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sustainable seafood

A new study finds that tuna harvests, including of some species considered "vulnerable," have increased by an astonishing 1,000% in the last 60 years — a rate that some scientists warn is unsustainable. NiCK/Getty Images hide caption

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NiCK/Getty Images

Fresh fish fillets for sale in a display case. Concerns over animal welfare have led to changes in recent years in raising livestock. But seafood has been missing from the conversation. One group aims to change that. kali9/Getty Images hide caption

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kali9/Getty Images

Blue North is a new fishing vessel designed to catch Pacific cod using a Seafood Watch granted catch method. It also utilizes a stun table to render fish unconscious before processing. Courtesy of Blue North hide caption

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Courtesy of Blue North

Boiled octopus, a recipe for "reliably tender, flavorful octopus that can be used as it is, or as a basis for fried or grilled octopus dishes," write Richard Horsey and Tim Wharton in Ugly Food. "Octopus is also totally sustainable, very economical and incredibly versatile — the various methods of preparation and cooking lend it subtly different flavors," says Wharton. Couresty of Tanya Ghosh hide caption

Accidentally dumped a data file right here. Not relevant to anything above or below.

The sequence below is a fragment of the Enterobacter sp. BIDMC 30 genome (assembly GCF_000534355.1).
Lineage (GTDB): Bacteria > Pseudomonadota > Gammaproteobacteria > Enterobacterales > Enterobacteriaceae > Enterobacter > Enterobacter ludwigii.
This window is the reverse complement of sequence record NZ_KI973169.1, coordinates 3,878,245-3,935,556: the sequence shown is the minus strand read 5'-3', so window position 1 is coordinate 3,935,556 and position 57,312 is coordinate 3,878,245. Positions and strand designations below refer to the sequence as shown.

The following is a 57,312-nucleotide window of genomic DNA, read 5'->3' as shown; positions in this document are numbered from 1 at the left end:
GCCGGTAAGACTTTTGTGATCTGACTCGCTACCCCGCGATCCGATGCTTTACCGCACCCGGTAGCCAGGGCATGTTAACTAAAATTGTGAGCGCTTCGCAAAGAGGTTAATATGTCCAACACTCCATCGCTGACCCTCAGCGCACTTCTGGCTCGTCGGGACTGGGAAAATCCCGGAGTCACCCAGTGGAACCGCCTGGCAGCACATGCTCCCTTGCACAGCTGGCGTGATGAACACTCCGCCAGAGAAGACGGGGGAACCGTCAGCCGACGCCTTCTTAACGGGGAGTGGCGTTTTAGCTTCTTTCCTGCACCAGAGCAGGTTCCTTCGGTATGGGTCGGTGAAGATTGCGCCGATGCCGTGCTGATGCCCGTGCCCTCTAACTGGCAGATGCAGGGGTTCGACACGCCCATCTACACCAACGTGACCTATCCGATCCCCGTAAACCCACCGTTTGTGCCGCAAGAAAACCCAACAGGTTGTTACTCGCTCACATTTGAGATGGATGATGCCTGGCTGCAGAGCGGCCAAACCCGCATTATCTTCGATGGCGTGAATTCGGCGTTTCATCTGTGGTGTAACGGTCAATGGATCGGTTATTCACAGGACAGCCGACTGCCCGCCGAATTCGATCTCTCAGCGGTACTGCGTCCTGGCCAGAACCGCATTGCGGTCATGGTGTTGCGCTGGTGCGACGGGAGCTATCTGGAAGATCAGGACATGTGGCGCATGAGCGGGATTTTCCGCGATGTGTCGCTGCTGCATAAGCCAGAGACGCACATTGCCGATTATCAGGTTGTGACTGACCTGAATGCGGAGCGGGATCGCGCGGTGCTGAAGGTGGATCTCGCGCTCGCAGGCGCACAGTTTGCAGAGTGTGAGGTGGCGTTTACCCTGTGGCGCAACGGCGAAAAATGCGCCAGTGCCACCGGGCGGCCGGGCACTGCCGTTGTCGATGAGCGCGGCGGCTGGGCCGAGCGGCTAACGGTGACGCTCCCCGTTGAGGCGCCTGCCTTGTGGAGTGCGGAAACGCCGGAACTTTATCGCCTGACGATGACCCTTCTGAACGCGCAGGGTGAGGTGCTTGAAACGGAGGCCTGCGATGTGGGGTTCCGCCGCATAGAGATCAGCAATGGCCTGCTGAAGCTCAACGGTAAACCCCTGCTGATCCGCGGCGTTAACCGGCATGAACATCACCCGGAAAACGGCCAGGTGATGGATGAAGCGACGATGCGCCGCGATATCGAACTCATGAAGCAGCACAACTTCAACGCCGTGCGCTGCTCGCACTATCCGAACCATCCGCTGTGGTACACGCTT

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Couresty of Tanya Ghosh

While tuna poke may be winning over American palates today, our consumption of fresh tuna is still dwarfed by our collective appetite for the canned stuff. Whole Foods Market hide caption

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Whole Foods Market

Raw fresh fish for sale at a supermarket. Using seafood guides to decide which fish is the most environmentally choice can be difficult when different guides make slightly different recommendations. intraprese/Getty Images hide caption

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intraprese/Getty Images

Anchoveta are processed at a fish meal factory in Lima, Peru in 2009. Peru and Chile have the world's largest anchoveta fishery, making them the world's largest producers of fish for fishmeal. Ernesto Benavides/Getty Images hide caption

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Ernesto Benavides/Getty Images

This shark may look menacing, but sautee it and drizzle some lemon caper sauce on top, and this dogfish becomes doggone delicious. Ben de la Cruz/NPR hide caption

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Ben de la Cruz/NPR

Would You Eat This Fish? A Shark Called Dogfish Makes A Tasty Taco

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